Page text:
Clay Maitland

On a quest for quality in shipping

A lucky escape

Posted on | June 29, 2015 | 1 Comment

It is hard to think of an accident with a greater potential for serious loss of life than a collision involving a passenger ship and a tanker. The Dona Paz- Vector collision which killed 4386 people in 1987 was the world’s worst peacetime marine disaster and inevitably casts its terrible shadow over any incident involving these ship types.

So the collision in the Dardanelles between the cruise ship Celestyal Cristal and the naphtha laden STI Pimlico had the potential to be everyone’s worst nightmare, but there were no injuries aboard either ship, despite structural damage. The cruise vessel’s steeply raked bow sliced into the tanker’s port side top strake amidships, while photographs of the vessel also show a sizeable penetration below the V-shaped incision and damage to the deck equipment. It appears that the inner hull was penetrated, with some cargo loss, so the lack of any ignition and fire was, in the circumstances, providential. Maybe there was some useful celestial oversight.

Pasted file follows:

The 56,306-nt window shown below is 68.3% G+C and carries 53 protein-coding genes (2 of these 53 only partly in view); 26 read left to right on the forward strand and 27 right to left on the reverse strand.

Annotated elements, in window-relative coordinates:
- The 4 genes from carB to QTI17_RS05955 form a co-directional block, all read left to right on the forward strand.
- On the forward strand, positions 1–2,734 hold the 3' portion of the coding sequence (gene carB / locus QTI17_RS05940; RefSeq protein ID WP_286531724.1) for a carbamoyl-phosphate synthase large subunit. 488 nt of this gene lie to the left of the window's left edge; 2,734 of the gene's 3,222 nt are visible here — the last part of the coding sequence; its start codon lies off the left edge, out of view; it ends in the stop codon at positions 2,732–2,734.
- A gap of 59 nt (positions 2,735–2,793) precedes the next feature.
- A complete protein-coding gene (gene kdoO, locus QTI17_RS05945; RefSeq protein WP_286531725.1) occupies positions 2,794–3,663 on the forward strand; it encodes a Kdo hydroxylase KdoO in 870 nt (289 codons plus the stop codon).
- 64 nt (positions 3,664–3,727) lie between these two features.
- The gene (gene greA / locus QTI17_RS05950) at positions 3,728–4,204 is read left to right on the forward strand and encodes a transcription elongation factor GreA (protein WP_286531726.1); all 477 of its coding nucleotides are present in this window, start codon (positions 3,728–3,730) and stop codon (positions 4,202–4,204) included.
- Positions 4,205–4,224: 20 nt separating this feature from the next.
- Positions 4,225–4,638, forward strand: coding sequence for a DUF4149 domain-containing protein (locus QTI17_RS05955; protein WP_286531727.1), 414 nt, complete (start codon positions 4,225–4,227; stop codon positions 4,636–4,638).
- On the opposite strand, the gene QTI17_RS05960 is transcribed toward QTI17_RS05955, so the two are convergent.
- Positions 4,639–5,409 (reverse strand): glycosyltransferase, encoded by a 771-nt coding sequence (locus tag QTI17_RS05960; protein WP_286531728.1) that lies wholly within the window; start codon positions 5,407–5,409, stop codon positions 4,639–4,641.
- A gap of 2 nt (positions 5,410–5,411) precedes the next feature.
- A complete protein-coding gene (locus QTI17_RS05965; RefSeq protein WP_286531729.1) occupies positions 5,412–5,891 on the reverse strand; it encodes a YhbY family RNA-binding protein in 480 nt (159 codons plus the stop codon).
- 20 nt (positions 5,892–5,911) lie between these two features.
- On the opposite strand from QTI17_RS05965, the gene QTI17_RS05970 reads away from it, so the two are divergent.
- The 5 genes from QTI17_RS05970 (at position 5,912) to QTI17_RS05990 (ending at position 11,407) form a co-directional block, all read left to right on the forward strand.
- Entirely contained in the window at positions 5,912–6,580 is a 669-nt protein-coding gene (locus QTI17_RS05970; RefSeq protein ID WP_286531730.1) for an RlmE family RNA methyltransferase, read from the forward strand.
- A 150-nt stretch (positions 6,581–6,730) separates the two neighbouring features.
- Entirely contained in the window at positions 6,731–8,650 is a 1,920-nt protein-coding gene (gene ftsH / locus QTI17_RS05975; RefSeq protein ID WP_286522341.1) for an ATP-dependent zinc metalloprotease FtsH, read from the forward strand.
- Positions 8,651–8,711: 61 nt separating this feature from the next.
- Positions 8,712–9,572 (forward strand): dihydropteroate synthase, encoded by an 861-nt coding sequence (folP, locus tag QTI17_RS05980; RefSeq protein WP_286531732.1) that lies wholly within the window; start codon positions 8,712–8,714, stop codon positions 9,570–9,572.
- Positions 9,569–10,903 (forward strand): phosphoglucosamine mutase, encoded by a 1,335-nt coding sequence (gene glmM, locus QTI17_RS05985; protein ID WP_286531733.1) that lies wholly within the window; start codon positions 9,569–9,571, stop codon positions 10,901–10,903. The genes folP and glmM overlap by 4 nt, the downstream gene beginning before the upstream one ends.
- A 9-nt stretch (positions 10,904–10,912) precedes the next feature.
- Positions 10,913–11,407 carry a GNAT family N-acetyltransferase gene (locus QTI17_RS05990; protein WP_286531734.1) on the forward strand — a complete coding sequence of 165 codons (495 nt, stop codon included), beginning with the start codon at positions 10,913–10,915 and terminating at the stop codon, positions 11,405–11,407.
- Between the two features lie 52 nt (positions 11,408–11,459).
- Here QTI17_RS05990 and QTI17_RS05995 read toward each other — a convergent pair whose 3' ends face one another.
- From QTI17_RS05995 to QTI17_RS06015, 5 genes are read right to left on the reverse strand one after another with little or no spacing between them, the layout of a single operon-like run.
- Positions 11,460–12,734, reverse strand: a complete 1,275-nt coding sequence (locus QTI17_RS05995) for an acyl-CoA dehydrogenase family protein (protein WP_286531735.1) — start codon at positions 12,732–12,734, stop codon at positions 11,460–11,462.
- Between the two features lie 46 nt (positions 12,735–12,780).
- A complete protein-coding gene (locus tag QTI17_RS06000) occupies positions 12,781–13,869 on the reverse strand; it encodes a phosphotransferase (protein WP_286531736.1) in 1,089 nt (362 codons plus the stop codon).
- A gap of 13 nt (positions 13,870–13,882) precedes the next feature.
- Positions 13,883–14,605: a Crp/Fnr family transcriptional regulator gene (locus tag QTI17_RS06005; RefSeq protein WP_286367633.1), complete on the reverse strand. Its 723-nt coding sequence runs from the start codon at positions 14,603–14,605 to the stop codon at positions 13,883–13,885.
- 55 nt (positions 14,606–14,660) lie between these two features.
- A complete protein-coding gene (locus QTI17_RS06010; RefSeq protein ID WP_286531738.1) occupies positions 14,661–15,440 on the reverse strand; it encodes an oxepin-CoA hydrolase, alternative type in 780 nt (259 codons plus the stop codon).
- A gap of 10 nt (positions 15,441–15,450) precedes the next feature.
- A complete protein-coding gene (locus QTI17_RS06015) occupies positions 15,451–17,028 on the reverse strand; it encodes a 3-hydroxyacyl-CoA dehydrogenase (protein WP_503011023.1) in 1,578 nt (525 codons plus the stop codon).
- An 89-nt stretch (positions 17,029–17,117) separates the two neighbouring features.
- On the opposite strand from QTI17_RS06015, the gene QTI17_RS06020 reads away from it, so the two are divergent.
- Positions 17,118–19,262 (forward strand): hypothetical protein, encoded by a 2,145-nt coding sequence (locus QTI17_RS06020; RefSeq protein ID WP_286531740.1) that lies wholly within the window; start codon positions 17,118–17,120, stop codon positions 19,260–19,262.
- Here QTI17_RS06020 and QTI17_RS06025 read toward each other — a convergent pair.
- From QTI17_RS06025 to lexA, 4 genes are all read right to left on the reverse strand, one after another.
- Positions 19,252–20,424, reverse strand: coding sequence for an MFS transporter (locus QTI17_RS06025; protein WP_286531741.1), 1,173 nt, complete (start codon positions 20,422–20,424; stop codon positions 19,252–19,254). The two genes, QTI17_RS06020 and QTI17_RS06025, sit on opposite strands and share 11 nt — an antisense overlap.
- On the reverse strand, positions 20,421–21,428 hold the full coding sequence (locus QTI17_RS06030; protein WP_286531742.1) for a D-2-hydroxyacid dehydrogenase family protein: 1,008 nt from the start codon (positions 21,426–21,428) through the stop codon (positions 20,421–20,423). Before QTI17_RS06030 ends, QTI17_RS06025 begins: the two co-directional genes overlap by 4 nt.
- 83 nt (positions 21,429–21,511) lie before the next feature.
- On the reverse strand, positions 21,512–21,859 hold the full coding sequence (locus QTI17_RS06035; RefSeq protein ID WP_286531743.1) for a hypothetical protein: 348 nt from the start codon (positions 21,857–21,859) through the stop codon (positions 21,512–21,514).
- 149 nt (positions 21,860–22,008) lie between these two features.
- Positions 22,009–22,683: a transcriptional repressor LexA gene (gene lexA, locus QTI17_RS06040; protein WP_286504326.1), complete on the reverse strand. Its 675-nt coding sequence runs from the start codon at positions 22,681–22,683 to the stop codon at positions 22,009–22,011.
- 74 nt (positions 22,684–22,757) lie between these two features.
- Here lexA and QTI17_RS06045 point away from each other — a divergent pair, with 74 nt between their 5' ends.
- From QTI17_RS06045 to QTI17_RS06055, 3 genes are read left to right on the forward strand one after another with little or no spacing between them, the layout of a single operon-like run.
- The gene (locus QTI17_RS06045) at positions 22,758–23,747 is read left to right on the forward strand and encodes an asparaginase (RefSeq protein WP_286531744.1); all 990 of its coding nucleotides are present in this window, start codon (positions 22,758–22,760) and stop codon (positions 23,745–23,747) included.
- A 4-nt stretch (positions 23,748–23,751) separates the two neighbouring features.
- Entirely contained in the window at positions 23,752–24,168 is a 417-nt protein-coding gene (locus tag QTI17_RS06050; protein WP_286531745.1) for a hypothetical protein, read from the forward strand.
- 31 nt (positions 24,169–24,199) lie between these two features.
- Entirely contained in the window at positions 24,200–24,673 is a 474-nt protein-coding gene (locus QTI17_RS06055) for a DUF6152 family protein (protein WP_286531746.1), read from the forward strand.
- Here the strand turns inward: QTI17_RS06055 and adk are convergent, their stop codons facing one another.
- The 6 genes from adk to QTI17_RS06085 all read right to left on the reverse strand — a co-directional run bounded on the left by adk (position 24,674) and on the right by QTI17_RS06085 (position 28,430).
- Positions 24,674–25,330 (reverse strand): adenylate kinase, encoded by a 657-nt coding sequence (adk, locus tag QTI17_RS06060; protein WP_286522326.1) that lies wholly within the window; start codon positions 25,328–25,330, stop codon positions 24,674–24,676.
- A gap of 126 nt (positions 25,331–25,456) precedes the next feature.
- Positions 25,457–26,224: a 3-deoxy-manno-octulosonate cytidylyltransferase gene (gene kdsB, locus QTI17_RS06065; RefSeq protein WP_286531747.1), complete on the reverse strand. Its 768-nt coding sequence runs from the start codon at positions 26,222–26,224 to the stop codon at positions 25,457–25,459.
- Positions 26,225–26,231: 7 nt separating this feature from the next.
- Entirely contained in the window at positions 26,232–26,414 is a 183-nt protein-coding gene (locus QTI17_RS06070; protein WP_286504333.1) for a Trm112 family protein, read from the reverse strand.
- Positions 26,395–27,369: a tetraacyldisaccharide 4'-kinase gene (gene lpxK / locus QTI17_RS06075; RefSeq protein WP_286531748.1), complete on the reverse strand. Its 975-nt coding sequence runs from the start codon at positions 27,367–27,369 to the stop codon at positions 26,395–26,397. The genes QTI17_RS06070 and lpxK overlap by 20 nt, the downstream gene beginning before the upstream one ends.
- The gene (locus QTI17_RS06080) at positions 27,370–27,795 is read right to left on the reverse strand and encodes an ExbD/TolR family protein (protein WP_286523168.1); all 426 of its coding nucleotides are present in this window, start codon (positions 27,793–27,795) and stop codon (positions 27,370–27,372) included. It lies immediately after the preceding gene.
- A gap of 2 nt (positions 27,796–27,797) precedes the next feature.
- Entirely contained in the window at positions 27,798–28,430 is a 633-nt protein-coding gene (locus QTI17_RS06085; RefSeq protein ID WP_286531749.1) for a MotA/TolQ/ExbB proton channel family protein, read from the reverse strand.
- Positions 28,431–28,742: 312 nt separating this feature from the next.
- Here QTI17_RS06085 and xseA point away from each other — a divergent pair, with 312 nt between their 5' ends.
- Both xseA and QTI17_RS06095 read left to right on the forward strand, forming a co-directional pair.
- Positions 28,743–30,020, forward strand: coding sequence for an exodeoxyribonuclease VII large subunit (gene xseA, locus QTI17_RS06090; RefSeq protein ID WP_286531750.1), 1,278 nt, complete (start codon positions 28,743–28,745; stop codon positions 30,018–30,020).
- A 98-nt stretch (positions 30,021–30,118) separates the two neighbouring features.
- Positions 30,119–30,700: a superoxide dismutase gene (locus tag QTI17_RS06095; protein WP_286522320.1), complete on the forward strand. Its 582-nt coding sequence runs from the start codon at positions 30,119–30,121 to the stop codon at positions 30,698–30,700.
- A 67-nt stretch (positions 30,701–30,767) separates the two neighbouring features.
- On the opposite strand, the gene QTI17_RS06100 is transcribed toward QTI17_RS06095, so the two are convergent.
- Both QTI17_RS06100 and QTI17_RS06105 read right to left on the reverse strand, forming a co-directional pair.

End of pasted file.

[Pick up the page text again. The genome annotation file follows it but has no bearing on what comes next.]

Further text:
The cruise ship, built originally for winter work in the Baltic and with an ice strengthened hull, appeared to have experienced a comparatively small amount of damage right on the bow, but sufficient for the operators to terminate the cruise and disembark their passengers. Hopefully, the sheer potential frightfulness of what might have resulted from their collision may not have occurred to them.

Comments

One Response to “A lucky escape”

  1. Igor
    June 29th, 2015 @ 2:47 pm

    Tanker has all her tanks inerted, i.e. inert gas pressurised inside to make on top of nafta non-flamable coat of the gas. It is gas – hydrocarbon – evaporated by crude oils and products which is flamable not the liquid itself and that is a reason of a lack of ignition, not a providence.

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